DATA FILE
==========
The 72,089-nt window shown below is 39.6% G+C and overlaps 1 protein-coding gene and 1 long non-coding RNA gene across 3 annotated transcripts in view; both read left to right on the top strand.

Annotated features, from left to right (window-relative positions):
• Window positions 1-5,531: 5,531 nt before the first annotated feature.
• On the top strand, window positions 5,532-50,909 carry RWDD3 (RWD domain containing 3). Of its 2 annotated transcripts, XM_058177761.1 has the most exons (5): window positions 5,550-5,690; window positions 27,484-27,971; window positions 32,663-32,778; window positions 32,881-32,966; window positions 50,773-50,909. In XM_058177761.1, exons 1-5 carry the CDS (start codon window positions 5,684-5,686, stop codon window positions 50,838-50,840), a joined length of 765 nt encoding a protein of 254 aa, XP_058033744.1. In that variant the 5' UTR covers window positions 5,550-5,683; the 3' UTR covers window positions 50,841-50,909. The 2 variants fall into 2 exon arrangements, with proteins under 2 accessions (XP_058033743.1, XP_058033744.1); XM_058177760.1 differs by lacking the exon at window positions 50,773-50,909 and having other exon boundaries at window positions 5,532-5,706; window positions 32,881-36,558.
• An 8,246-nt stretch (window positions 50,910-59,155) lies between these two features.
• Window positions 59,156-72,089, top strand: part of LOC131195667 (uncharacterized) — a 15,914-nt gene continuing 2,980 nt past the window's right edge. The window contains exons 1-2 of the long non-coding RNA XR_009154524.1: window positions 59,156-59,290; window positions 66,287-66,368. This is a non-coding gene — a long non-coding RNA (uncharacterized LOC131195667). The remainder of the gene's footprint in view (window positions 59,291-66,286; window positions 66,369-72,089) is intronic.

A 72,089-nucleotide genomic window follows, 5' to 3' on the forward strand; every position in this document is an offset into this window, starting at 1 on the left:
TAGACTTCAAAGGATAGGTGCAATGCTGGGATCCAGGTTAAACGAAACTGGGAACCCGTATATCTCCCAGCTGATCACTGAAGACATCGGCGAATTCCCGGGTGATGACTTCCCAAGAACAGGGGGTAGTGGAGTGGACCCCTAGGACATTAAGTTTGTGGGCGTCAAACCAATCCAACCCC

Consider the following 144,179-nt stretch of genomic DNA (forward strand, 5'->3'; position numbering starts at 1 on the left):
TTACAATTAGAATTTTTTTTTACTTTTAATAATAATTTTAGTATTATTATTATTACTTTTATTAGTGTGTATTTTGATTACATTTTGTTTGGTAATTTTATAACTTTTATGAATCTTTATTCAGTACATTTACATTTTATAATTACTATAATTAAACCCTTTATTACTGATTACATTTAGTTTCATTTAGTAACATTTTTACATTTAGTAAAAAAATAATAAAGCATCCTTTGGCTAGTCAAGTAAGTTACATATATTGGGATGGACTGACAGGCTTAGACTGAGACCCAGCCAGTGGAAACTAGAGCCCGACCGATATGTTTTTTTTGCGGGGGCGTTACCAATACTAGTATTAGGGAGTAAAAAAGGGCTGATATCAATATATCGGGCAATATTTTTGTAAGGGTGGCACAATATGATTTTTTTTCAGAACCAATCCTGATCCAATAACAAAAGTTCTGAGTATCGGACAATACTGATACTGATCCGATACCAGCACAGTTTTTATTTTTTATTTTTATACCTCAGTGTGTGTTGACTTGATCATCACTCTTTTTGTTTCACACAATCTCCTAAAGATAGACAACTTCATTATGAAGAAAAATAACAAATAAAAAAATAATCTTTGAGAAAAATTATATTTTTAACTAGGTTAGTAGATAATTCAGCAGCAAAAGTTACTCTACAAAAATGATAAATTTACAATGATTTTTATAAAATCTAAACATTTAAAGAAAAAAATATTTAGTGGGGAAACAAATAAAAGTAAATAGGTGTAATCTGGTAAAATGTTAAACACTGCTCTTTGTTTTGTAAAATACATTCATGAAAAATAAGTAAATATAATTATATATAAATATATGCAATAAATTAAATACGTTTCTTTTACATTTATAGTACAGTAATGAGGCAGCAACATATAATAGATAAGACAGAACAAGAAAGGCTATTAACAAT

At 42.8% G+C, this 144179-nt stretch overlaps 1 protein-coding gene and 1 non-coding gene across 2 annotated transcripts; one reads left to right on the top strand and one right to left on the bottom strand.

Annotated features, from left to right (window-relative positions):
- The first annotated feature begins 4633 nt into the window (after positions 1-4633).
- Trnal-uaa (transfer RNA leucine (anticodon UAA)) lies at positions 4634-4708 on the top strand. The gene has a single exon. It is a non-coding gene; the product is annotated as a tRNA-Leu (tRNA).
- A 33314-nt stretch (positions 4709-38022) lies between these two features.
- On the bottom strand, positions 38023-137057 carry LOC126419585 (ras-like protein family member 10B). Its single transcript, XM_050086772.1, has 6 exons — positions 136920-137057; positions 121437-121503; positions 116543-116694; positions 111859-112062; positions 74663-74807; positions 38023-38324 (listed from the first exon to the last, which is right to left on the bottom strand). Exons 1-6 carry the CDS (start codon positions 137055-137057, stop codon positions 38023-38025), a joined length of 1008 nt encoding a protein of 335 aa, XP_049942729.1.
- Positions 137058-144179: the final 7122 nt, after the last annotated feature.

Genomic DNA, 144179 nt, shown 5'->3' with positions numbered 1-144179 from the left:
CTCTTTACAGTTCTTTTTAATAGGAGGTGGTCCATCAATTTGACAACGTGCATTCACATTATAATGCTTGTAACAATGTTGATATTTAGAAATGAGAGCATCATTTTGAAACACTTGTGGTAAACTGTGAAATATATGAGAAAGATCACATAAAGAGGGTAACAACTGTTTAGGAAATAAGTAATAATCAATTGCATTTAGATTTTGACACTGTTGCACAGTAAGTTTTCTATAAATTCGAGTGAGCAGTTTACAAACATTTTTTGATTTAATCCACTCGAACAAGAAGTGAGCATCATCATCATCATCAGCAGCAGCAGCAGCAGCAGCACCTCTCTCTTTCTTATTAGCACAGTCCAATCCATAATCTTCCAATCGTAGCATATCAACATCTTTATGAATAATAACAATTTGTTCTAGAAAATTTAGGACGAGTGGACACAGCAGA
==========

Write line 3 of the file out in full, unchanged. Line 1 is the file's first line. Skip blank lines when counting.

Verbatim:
• Window positions 1-5,531: 5,531 nt before the first annotated feature.